Section 8
Thesaurus Displays

For any thesaurus display, you may need to make several decisions. These decisions are likely to include Any of these decisions will, of course, be constrained in various ways. For example, the thesaurus construction software that you use may produce only certain kinds of displays or may not permit you to store a mixture of upper and lower case.

Which Types of Terms Will Have Entries?

A thesaurus display might have entries only for preferred terms; for example,
...
EX-CONVICTS
EYE EXAMINATIONS
EYE PATCHES
EYEGLASSES
EYES
FABLES
...

At least one of the displays, however, should provide entries for non-preferred terms as well, to allow users to browse through these for the correct preferred terms:

...
EXTREMISM
EX-CONVICTS
EX-MILITARY PERSONNEL
EYE CATCHERS
EYE EXAMINATIONS
EYE PATCHES
EYEGLASSES
EYES
FABLES
FABRIC DESIGN DRAWINGS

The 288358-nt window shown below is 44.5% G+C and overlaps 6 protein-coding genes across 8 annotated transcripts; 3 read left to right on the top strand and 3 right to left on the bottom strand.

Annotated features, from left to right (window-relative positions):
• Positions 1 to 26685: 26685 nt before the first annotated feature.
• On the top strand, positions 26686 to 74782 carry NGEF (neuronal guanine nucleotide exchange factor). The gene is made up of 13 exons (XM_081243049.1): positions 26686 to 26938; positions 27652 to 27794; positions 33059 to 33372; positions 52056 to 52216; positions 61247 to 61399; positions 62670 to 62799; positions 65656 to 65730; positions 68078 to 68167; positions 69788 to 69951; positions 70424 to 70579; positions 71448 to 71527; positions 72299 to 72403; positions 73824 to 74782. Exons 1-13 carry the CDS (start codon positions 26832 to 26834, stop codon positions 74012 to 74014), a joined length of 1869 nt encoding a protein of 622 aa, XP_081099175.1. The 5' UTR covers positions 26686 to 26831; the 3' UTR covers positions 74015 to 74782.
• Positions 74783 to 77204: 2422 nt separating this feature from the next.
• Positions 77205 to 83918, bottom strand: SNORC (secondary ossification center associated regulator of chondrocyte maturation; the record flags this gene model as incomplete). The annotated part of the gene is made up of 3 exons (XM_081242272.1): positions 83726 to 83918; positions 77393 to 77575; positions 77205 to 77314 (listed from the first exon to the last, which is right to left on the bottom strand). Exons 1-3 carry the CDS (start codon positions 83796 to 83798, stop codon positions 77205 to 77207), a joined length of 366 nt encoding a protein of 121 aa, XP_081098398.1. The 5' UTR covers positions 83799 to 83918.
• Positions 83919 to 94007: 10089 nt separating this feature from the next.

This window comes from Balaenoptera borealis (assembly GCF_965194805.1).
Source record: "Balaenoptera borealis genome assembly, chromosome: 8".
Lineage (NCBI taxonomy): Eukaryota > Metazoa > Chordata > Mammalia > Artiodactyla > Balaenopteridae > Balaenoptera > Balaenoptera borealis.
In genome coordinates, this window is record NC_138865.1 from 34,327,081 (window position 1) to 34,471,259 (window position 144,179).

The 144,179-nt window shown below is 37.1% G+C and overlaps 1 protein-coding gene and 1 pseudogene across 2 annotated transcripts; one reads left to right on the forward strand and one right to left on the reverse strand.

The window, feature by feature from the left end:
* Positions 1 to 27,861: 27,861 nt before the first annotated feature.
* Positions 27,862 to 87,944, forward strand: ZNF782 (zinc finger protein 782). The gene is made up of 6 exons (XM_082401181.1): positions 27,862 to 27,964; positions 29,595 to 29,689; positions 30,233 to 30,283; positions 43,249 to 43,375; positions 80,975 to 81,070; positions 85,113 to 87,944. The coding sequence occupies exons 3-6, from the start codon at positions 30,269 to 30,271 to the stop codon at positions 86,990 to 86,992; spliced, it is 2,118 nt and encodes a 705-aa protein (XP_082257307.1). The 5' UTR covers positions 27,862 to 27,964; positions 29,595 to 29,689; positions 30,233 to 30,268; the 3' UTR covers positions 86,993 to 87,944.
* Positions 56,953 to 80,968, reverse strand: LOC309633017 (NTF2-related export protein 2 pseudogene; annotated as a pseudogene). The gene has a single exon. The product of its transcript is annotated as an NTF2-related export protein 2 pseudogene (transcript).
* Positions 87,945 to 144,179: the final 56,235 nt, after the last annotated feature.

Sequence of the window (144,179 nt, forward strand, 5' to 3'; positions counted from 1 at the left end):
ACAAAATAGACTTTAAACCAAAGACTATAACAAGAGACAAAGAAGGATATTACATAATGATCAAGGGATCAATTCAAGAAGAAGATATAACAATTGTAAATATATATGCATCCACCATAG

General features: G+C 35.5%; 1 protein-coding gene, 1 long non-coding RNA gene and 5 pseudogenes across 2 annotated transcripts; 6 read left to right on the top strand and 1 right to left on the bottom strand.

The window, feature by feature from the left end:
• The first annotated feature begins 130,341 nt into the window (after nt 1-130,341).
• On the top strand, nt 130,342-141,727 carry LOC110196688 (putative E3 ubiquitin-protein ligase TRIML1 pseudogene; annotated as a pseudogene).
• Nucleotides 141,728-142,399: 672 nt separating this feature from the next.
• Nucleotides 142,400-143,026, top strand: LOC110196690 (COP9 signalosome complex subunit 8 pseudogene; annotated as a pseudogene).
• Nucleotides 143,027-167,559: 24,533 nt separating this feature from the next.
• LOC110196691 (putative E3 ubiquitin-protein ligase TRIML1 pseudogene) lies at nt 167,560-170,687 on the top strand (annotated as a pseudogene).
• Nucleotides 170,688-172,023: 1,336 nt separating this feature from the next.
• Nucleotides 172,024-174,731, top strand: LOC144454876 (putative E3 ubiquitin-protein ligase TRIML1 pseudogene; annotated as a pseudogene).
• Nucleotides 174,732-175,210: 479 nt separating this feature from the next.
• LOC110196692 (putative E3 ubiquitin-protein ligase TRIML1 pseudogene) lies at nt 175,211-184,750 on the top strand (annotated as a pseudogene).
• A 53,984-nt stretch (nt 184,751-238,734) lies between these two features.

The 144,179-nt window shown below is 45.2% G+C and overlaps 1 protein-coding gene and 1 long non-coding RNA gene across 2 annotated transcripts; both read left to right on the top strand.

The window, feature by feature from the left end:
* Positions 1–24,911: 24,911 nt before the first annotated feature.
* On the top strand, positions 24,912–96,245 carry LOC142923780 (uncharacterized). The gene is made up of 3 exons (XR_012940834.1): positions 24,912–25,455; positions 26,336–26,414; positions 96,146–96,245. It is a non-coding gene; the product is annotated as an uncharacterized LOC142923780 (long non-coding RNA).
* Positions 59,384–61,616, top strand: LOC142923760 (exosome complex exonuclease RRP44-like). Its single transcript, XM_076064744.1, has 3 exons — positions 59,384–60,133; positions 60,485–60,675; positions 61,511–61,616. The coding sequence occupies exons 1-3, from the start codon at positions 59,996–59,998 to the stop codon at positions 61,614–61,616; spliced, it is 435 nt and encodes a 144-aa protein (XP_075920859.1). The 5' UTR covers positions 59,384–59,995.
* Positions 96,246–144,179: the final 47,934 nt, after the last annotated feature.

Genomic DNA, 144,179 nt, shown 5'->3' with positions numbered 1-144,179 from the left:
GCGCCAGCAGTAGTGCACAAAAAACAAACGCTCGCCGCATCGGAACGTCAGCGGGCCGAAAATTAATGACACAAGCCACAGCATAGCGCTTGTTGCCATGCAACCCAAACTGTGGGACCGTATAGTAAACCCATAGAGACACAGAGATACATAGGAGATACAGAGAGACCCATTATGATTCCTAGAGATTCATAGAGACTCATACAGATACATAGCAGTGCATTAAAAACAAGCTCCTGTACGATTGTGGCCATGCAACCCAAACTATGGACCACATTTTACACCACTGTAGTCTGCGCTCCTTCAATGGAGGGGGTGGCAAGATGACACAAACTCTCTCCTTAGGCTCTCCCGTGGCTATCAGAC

...

One of the displays might include entries only for top terms, preferred terms that have no broader terms. This choice is often combined with indicating multiple levels of narrower terms, in a tree display, as discussed below.

How to Indicate Special Types of Terms

You may want to mark certain kinds of terms in special ways. For example, you might put all the non-preferred terms in italics:
...
EXTREMISM
EX-CONVICTS
EX-MILITARY PERSONNEL
EYE CATCHERS
EYE EXAMINATIONS
EYE PATCHES
EYEGLASSES
EYES
FABLES
FABRIC DESIGN DRAWINGS
...
Of course, users of the thesaurus should be able to tell that a term is a non-preferred term if it has a USE reference after it, but displaying the term differently will serve as an added reminder.